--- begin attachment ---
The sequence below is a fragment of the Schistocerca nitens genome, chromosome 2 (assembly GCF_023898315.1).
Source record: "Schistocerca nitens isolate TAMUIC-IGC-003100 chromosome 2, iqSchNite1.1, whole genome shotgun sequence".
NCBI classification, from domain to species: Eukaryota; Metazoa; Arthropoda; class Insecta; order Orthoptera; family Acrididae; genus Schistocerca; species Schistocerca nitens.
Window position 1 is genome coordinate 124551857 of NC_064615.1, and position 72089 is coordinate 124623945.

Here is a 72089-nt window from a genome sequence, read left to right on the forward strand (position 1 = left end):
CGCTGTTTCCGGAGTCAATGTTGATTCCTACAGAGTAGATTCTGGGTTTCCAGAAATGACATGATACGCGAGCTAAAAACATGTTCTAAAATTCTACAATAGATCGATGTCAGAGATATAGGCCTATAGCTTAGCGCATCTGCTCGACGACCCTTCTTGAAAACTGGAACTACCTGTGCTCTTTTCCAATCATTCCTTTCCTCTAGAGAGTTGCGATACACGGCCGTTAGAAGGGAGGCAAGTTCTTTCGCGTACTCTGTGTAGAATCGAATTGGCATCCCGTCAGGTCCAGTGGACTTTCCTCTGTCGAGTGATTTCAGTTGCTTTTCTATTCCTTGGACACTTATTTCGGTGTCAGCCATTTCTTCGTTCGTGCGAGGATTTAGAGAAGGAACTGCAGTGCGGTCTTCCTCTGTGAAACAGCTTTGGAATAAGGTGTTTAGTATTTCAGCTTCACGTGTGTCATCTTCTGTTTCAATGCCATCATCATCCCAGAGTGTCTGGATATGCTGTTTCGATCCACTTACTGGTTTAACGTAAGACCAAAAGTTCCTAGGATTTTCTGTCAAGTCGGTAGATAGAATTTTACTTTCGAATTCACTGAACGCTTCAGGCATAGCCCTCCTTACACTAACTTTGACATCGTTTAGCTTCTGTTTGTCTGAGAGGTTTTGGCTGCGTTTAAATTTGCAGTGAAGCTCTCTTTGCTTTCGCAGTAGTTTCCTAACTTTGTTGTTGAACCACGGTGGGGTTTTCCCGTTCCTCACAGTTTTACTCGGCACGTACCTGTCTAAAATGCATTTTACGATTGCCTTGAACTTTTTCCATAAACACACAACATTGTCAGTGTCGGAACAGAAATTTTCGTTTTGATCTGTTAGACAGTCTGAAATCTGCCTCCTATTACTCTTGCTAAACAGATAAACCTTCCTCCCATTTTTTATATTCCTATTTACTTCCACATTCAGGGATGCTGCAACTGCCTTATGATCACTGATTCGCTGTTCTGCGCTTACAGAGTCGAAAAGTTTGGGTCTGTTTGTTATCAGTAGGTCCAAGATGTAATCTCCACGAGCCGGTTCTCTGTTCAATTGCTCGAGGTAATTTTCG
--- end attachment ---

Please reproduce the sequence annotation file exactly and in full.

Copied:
The sequence below is a fragment of the Schistocerca nitens genome, chromosome 2 (assembly GCF_023898315.1).
Source record: "Schistocerca nitens isolate TAMUIC-IGC-003100 chromosome 2, iqSchNite1.1, whole genome shotgun sequence".
NCBI classification, from domain to species: Eukaryota; Metazoa; Arthropoda; class Insecta; order Orthoptera; family Acrididae; genus Schistocerca; species Schistocerca nitens.
Window position 1 is genome coordinate 124551857 of NC_064615.1, and position 72089 is coordinate 124623945.

Here is a 72089-nt window from a genome sequence, read left to right on the forward strand (position 1 = left end):
CGCTGTTTCCGGAGTCAATGTTGATTCCTACAGAGTAGATTCTGGGTTTCCAGAAATGACATGATACGCGAGCTAAAAACATGTTCTAAAATTCTACAATAGATCGATGTCAGAGATATAGGCCTATAGCTTAGCGCATCTGCTCGACGACCCTTCTTGAAAACTGGAACTACCTGTGCTCTTTTCCAATCATTCCTTTCCTCTAGAGAGTTGCGATACACGGCCGTTAGAAGGGAGGCAAGTTCTTTCGCGTACTCTGTGTAGAATCGAATTGGCATCCCGTCAGGTCCAGTGGACTTTCCTCTGTCGAGTGATTTCAGTTGCTTTTCTATTCCTTGGACACTTATTTCGGTGTCAGCCATTTCTTCGTTCGTGCGAGGATTTAGAGAAGGAACTGCAGTGCGGTCTTCCTCTGTGAAACAGCTTTGGAATAAGGTGTTTAGTATTTCAGCTTCACGTGTGTCATCTTCTGTTTCAATGCCATCATCATCCCAGAGTGTCTGGATATGCTGTTTCGATCCACTTACTGGTTTAACGTAAGACCAAAAGTTCCTAGGATTTTCTGTCAAGTCGGTAGATAGAATTTTACTTTCGAATTCACTGAACGCTTCAGGCATAGCCCTCCTTACACTAACTTTGACATCGTTTAGCTTCTGTTTGTCTGAGAGGTTTTGGCTGCGTTTAAATTTGCAGTGAAGCTCTCTTTGCTTTCGCAGTAGTTTCCTAACTTTGTTGTTGAACCACGGTGGGGTTTTCCCGTTCCTCACAGTTTTACTCGGCACGTACCTGTCTAAAATGCATTTTACGATTGCCTTGAACTTTTTCCATAAACACACAACATTGTCAGTGTCGGAACAGAAATTTTCGTTTTGATCTGTTAGACAGTCTGAAATCTGCCTCCTATTACTCTTGCTAAACAGATAAACCTTCCTCCCATTTTTTATATTCCTATTTACTTCCACATTCAGGGATGCTGCAACTGCCTTATGATCACTGATTCGCTGTTCTGCGCTTACAGAGTCGAAAAGTTTGGGTCTGTTTGTTATCAGTAGGTCCAAGATGTAATCTCCACGAGCCGGTTCTCTGTTCAATTGCTCGAGGTAATTTTCG